That said, it is not entirely clear that this change to the wording of the Direction is intended to disallow claims for wages payable during employees’ notice periods. The Scheme guidance documents envisage that an employee may be made redundant whilst on furlough – the employee guidance, for example, states that “Your employer can still make you redundant while you’re on furlough or afterwards.” It can be argued that an employee who is serving out his or her notice does continue in employment for that period so that a claim under the Scheme does not conflict with its objectives. After all, circumstances may change during a notice period leading to employees actually being retained. Moreover, this argument would be particularly strong if, without payments from the Scheme, employees would be terminated sooner by reason of the employer’s insolvency.

Clarification on this point has been sought by various interested parties from HMRC but as at the time of writing we are unaware of HMRC having responded formally to confirm the position. This lack of clarity is unhelpful to say the least, not least as the Direction is in effect retrospective so could affect the validity of claims already made. In any event, employers do also need to consider the risk of public criticism for being seen to use the Scheme to fund a redundancy programme which could be portrayed as being against the spirit of a job retention scheme.

It seems clear in any event, however, that a payment in lieu of notice cannot be claimed for under the Scheme as this is a payment on termination of employment rather than a payment of ongoing wages and cannot be said to be a payment which is used to continue employment.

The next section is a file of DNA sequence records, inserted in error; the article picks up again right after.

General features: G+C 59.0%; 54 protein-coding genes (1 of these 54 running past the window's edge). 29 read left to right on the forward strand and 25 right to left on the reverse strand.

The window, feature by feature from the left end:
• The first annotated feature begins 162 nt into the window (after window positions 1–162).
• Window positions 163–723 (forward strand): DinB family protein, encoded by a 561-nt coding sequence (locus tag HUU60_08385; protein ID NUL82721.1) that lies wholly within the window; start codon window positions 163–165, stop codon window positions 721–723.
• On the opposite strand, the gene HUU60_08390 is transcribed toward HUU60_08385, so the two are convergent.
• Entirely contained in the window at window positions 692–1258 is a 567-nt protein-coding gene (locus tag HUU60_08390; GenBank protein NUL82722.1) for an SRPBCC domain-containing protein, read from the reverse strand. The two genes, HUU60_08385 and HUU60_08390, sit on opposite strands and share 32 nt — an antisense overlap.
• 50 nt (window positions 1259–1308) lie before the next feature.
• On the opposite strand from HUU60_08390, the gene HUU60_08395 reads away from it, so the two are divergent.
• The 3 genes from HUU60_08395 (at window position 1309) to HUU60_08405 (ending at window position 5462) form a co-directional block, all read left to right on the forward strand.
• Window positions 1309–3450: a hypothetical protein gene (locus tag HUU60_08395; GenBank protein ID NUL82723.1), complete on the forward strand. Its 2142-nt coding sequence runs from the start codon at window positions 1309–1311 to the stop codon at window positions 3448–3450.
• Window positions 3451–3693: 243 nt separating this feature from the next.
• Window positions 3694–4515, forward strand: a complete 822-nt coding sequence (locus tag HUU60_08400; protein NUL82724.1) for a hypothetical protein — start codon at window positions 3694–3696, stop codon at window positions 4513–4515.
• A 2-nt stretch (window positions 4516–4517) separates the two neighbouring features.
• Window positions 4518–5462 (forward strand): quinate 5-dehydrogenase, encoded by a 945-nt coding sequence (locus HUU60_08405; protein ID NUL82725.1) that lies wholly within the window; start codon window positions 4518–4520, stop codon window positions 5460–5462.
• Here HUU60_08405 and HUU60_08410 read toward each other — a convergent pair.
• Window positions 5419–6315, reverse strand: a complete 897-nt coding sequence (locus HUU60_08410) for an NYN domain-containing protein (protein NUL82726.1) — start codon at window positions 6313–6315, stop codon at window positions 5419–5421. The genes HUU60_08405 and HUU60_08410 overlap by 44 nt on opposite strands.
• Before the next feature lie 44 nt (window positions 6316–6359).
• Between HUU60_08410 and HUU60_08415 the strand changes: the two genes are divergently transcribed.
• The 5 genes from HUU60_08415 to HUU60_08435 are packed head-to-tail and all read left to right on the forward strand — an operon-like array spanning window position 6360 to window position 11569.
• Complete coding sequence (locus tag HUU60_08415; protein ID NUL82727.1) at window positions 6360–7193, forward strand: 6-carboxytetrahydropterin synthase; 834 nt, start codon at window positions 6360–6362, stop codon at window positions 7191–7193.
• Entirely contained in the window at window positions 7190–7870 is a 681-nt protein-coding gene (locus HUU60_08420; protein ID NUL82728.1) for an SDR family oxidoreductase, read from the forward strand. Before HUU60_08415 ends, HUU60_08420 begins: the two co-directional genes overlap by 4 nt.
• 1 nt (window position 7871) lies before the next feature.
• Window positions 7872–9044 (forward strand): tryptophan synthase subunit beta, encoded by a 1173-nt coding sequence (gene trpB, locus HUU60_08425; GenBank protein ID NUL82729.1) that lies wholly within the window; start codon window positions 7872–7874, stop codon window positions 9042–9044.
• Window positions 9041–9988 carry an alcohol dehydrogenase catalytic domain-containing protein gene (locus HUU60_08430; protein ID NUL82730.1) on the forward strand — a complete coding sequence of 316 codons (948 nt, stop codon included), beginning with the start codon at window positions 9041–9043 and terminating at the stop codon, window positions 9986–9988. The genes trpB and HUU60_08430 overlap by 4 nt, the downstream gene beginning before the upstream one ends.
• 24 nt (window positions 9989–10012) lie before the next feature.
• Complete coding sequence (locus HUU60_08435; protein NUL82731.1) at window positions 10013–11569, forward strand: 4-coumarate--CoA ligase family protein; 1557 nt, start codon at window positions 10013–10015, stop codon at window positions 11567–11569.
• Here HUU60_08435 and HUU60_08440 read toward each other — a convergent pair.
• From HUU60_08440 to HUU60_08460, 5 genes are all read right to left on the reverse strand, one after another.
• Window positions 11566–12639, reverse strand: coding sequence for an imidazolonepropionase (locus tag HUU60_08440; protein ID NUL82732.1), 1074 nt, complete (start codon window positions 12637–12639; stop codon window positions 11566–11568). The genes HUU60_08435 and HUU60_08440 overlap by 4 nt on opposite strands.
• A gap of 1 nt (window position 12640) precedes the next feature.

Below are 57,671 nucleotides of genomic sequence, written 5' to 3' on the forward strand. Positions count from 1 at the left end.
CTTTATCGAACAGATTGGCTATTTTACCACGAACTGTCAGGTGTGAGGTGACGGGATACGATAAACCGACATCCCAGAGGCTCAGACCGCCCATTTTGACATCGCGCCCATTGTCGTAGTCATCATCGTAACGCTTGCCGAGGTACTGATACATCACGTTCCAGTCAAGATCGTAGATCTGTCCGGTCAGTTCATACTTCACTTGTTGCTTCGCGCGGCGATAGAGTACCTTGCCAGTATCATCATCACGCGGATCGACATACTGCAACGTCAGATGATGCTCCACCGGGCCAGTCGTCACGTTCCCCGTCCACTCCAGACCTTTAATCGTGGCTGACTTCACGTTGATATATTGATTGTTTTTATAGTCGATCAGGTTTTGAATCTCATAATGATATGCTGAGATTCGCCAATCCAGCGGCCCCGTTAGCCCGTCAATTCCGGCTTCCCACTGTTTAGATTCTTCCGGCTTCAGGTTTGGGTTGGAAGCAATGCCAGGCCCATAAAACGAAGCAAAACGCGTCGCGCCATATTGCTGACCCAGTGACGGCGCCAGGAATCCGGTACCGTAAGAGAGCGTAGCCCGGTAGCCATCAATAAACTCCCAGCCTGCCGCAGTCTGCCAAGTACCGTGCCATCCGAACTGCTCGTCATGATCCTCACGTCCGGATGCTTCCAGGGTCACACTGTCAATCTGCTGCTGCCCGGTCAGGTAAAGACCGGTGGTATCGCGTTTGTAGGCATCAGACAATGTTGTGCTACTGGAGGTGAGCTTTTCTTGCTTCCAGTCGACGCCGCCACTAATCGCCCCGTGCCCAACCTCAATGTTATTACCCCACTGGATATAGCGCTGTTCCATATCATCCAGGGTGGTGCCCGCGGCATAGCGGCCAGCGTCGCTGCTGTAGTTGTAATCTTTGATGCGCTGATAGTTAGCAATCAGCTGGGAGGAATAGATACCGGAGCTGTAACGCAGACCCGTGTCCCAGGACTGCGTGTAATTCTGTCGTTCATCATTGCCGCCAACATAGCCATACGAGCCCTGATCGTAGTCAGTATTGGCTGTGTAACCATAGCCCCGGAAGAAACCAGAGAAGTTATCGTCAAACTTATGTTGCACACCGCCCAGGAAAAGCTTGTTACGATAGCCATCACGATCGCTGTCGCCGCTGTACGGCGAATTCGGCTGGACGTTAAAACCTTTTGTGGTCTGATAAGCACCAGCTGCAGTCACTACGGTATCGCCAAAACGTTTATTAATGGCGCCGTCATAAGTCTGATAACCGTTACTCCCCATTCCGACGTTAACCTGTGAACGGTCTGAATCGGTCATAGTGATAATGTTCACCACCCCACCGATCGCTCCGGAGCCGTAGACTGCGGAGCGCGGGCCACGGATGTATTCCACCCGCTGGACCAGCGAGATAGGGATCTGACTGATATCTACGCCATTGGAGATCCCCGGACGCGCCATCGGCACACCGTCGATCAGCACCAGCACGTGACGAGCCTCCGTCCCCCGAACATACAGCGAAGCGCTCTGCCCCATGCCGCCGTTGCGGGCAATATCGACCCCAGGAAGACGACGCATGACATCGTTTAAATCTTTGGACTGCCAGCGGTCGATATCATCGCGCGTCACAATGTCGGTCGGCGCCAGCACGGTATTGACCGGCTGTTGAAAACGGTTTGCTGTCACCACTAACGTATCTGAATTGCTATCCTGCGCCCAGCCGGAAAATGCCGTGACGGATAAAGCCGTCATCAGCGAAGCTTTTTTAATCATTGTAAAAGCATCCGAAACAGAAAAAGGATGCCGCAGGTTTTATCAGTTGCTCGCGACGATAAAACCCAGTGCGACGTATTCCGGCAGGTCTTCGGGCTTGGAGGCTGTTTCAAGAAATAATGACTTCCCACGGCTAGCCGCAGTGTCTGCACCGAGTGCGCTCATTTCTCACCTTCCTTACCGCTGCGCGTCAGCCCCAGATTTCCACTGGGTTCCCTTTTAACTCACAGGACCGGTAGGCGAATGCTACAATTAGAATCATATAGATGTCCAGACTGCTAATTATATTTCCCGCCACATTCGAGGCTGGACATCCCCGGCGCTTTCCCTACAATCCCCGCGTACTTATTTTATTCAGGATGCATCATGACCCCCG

Notice pay during furlough

Related to the question of whether an employer can claim for notice pay under the Scheme is the question of what notice pay should be paid to a furloughed employee. There are complex statutory provisions concerning notice pay. In broad terms, if an employee has a contractual notice period which is at least a week longer than the statutory minimum notice (one week for each complete year of service up to a maximum of 12 weeks), then it can be argued that the employee can be paid the notice pay agreed under the contract rather than by reference to the statutory formula determining a week’s pay. Consequently, if the contractual pay due has effectively been varied to 80 percent of full pay by a furlough agreement then notice pay can be paid at this level (and claimed under the Scheme subject to the concerns raised above).

However, if the employee is entitled only to statutory minimum notice (or is contractually entitled to less than a week more than the applicable statutory minimum notice), then notice pay must be calculated in accordance with the relevant statutory provisions. These provide that a “week’s pay” is to be calculated with reference to the amount payable to the employee when he or she works throughout his or her normal working hours in a week. In other words, this means that the employee should be paid at the rate they would be paid if they were working rather than the rate payable on furlough leave. Assuming that a claim can be made in respect of wages payable during the notice period, the employer would therefore need to claim 80 percent of pay through the Scheme and then top that up to 100 percent of pay for the duration of the notice period.

Conclusion

Employers need to keep a close eye on the Government guidance to ensure their claims remain valid and to consider whether they face any historic issues. After multiple versions there is no guarantee that further guidance will not be forthcoming over the remaining months of the Scheme.